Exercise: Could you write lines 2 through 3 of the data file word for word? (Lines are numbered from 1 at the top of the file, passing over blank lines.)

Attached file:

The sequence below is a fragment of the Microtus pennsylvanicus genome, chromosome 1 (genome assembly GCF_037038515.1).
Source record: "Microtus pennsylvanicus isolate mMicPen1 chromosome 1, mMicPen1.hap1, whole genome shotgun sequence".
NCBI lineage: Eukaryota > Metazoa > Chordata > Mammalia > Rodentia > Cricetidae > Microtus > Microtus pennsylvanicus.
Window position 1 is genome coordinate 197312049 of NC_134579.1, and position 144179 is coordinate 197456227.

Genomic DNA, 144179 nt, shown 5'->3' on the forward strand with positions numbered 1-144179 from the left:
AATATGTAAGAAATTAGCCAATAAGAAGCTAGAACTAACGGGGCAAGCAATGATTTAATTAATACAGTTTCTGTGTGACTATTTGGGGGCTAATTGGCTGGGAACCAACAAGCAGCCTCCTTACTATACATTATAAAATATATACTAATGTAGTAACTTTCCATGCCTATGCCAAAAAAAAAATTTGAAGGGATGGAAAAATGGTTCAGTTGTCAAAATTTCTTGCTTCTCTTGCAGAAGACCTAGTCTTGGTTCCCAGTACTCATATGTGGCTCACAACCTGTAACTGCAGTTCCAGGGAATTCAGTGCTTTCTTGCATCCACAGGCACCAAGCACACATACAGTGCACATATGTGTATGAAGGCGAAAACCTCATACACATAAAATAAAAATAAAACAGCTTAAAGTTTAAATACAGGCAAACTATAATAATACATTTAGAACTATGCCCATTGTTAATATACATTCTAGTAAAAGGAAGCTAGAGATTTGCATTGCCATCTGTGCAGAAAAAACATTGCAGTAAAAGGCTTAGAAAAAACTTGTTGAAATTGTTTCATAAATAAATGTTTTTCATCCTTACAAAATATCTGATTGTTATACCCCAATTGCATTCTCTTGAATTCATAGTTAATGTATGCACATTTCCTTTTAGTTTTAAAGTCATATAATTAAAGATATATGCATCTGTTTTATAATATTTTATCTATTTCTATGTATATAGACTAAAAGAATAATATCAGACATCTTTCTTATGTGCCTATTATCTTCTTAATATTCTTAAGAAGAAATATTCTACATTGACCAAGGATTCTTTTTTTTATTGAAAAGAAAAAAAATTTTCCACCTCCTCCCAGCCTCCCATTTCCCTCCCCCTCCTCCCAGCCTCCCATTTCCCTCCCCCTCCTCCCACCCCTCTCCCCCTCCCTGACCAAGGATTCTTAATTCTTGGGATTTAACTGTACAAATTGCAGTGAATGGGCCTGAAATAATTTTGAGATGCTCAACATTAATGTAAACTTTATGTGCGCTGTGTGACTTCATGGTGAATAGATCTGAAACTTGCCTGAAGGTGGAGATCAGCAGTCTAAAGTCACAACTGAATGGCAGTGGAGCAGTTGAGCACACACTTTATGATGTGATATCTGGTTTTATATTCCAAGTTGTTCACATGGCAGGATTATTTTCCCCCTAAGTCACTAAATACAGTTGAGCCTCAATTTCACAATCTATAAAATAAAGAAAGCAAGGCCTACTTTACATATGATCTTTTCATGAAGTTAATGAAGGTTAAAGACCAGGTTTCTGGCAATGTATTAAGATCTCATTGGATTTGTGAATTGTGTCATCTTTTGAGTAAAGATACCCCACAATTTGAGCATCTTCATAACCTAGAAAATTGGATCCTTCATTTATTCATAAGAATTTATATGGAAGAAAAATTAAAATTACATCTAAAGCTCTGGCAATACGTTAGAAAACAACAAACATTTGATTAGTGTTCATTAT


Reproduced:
Source record: "Microtus pennsylvanicus isolate mMicPen1 chromosome 1, mMicPen1.hap1, whole genome shotgun sequence".
NCBI lineage: Eukaryota > Metazoa > Chordata > Mammalia > Rodentia > Cricetidae > Microtus > Microtus pennsylvanicus.